Brazilian Zouk: A Demanding Physical Art

Cassandra Collins
MS Nutrition & Integrative Health, Certified Personal Trainer

I struggle with cyclical neck pain and I see many other zouk follows with the same ailment. When I attend congresses filled with KT tape, cupping and stiff necks, I often wonder: Is this dance possible in the long term? And why hasn’t anyone invented sparkly KT tape yet??

There are OGs who have been dancing Brazilian Zouk and Lambada for over 10 years, so a career or long term hobby must be possible, but I have come to believe that additional inspection, training, and a lot of intention has to be part of a zouk dancers’ life in order to keep their body healthy. I believe it takes tremendous work and self-improvement in order to figure out what specific physiological impairments, differences, or challenges you personally have to correct or condition in order to dance zouk pain free- the same effort it requires to stay healthy while consistently engaging in any other sport!

Safety is a two-way street- the follow and lead are both responsible. I see many follows start zouk, do it gleefully until they start learning head movement, and fall off shortly after because of pain or fear. I hope that we can do more to address the self discovery required for leads and follows to achieve or maintain body alignment and strength required for this dance. We should continue teaching safe and proper leading technique, and also empower follows to stay safe in their dance. As a group, maybe we should consider discouraging leading head movement and spinal-extension movements with new follows, to improve the longevity and growth of this beautiful dance.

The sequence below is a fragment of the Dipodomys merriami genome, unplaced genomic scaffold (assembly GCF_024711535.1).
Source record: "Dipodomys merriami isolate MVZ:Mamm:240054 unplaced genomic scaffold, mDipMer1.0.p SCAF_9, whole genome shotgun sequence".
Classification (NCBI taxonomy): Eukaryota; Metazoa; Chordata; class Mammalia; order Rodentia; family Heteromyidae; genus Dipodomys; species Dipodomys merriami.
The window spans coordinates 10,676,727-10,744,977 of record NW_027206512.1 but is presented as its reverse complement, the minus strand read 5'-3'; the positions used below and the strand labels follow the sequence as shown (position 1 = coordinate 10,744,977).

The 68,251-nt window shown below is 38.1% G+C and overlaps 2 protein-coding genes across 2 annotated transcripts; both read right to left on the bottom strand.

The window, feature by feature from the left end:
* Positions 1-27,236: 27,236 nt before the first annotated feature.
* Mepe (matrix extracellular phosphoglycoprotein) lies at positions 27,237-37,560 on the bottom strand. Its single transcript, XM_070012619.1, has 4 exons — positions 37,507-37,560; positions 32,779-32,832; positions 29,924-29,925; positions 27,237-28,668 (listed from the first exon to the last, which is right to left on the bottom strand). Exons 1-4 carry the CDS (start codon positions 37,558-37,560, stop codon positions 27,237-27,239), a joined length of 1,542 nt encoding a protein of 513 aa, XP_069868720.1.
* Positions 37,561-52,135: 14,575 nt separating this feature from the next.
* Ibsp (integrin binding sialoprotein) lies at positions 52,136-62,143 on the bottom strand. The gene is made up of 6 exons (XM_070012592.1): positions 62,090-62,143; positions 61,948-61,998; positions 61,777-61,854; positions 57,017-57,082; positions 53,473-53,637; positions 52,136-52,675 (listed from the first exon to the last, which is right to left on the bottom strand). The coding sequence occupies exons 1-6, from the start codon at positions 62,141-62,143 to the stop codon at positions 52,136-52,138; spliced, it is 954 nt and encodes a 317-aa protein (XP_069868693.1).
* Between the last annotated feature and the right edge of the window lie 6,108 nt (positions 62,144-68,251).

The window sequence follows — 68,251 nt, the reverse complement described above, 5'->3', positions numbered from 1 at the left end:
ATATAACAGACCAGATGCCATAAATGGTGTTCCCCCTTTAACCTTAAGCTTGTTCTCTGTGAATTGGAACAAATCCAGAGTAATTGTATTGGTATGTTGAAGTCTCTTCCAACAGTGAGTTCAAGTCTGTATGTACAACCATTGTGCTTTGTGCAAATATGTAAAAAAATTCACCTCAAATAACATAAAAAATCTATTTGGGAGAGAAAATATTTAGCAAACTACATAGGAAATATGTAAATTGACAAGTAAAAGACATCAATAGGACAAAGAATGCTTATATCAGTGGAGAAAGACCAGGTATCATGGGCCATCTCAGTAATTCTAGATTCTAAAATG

Let’s Get Physical

Necks are a multi-purpose tool found in humans and most other land animals that allow us to move our eyes, ears, nose, and jaws independent of the body. Necks allow for energy efficiency, maneuverability, adaptability, and zouk hair whips.

When learning to include the upper body in this dance we constantly hear that “head movement” is a misnomer. The head movement is simply a consequence of the head being attached to the cervical spine (in our neck) which is continuing the movement initiated in the either lumbar or thoracic spine (the middle and lower part of the spine). When we do a simple circular movement for the follow in open position, we are asking the body to stabilize the lower body and lower lumbar spine, and use the core muscles to allow our thoracic and cervical vertebrae to move circularly. The vertebrae allow this movement in a sequential and controlled way, translating the weight of the head in a circular motion easily when the spine is held in normal position (assuming there is no excess extension or flexion in other parts of the back to begin with).